On both a national and European level, 2021 has brought about some much-needed legislative changes with regards to single-use plastic pollution.
The first ban to come into effect, put forward by Malta’s Environment Minister Aaron Farrugia, ceased the importation of several single-use plastic products – these include plastic bags (thicker than 15 microns), stirrers, cutlery, plates, balloon sticks, and expanded polystyrene (jablo) food containers.
The European Union (EU) has also been working on a strategy to minimise the usage of single-use plastics, and on 3rd July 2021, a directive came into effect that requires member states to place specific markings on a number of single-use plastic products and packaging.
These products include sanitary towels, tampons, wet wipes, tobacco products with filters, and cups for beverages. The required markings should clearly state that said products contain plastic and warn consumers against disposing of them improperly.
In light of these changes, MaltaCEOs.mt got in touch with several local supermarket owners to learn about how these bans have impacted their business.
Both Joe Spiteri, CEO of supermarket chain Maypole, and Maurice Mizzi, President of Mizzi Organisation (the conglomerate owning Arkadia supermarkets) were fully in agreement with the measures that have been put in place. Mr Mizzi went so far to say that “[The Mizzi Organisation] is actually one of the few companies that follows what the [Environment] Minister says.”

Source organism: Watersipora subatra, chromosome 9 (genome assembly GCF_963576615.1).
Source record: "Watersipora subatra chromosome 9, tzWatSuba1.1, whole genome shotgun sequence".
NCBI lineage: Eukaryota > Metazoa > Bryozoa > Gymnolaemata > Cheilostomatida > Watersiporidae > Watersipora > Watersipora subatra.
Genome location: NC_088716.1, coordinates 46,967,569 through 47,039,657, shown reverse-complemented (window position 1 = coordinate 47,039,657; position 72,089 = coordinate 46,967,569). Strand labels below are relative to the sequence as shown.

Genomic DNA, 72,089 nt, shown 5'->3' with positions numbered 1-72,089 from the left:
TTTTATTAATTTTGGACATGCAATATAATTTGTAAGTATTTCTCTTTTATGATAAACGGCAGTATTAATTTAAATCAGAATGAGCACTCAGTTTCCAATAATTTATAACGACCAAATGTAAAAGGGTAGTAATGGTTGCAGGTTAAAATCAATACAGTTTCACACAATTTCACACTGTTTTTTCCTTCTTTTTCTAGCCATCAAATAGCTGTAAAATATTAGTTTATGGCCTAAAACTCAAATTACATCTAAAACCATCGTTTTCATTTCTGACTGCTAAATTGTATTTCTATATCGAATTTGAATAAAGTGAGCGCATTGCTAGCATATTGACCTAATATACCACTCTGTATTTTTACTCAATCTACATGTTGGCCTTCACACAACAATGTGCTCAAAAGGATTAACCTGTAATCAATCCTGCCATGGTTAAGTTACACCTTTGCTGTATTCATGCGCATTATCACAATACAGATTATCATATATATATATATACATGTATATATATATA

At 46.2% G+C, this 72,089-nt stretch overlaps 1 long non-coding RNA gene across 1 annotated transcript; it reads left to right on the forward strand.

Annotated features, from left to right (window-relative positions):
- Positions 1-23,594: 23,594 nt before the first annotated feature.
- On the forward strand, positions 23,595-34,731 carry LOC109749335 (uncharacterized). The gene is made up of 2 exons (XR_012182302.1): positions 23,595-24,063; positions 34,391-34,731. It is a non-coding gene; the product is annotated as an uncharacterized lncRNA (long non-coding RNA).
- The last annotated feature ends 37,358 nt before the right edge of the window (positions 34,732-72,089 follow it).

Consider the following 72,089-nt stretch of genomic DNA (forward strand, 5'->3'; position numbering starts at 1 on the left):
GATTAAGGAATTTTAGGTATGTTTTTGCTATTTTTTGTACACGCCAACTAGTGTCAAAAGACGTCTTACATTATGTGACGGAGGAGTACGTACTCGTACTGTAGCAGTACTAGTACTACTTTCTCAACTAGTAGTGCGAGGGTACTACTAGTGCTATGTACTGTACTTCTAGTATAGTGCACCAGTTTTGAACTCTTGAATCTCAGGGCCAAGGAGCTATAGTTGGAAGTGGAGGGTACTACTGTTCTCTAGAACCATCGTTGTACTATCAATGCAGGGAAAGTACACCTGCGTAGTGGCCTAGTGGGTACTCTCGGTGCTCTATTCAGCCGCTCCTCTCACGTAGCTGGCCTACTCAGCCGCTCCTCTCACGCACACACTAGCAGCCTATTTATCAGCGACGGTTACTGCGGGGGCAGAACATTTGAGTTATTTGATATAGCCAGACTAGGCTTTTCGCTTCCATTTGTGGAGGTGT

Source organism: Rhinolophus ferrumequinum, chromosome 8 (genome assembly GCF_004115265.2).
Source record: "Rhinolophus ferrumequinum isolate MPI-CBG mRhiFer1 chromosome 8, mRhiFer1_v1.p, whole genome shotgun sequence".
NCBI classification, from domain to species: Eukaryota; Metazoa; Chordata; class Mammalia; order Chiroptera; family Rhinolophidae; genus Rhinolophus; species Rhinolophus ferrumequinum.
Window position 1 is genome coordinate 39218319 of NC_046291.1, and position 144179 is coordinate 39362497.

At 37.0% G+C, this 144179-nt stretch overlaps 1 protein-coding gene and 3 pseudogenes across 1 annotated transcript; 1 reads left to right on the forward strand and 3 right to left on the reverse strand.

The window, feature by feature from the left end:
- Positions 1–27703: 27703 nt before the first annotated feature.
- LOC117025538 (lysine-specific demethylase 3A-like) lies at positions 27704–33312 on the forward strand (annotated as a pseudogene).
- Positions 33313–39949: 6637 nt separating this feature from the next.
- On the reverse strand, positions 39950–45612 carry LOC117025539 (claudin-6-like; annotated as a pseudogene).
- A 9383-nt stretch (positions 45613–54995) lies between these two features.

According to the Environment Protection Act, any person who fails to comply with the single-use plastic ban can face an initial fine of up to €1,500. If the offence is repeated, the perpetrator can face a maximum fine of €2,500.
“We have always been proactive on this matter. As you may know, during the past year, we eliminated over a million plastic bags from our shops following the introduction of high-quality paper and cloth bags in our outlets,” Mr Spiteri said.
Despite these measures however, consumers can still very easily access single-use plastic products from their local corner shops – as long as they’re locally made.
Mr Spiteri himself highlighted that “any single-use plastic sold in [a Maypole outlet] is acquired from local suppliers or wholesalers.” And with nothing essentially stopping consumers from purchasing single-use plastic products, the effectiveness of the ban on the importation of single-use plastic products is called into question.
Another issue faced by supermarket owners that equalises the benefits of Malta’s ban and the EU’s directives concerns enforcement. Mr Mizzi and Mr Spiteri both remarked that they’ve witnessed no local authorities enforcing the EU directive, despite the fact that the European Commission clearly states that “through their national legislation, [member states shall] ensure that certain single-use plastic products which are placed on their market bear a marking on the packaging or product itself.”
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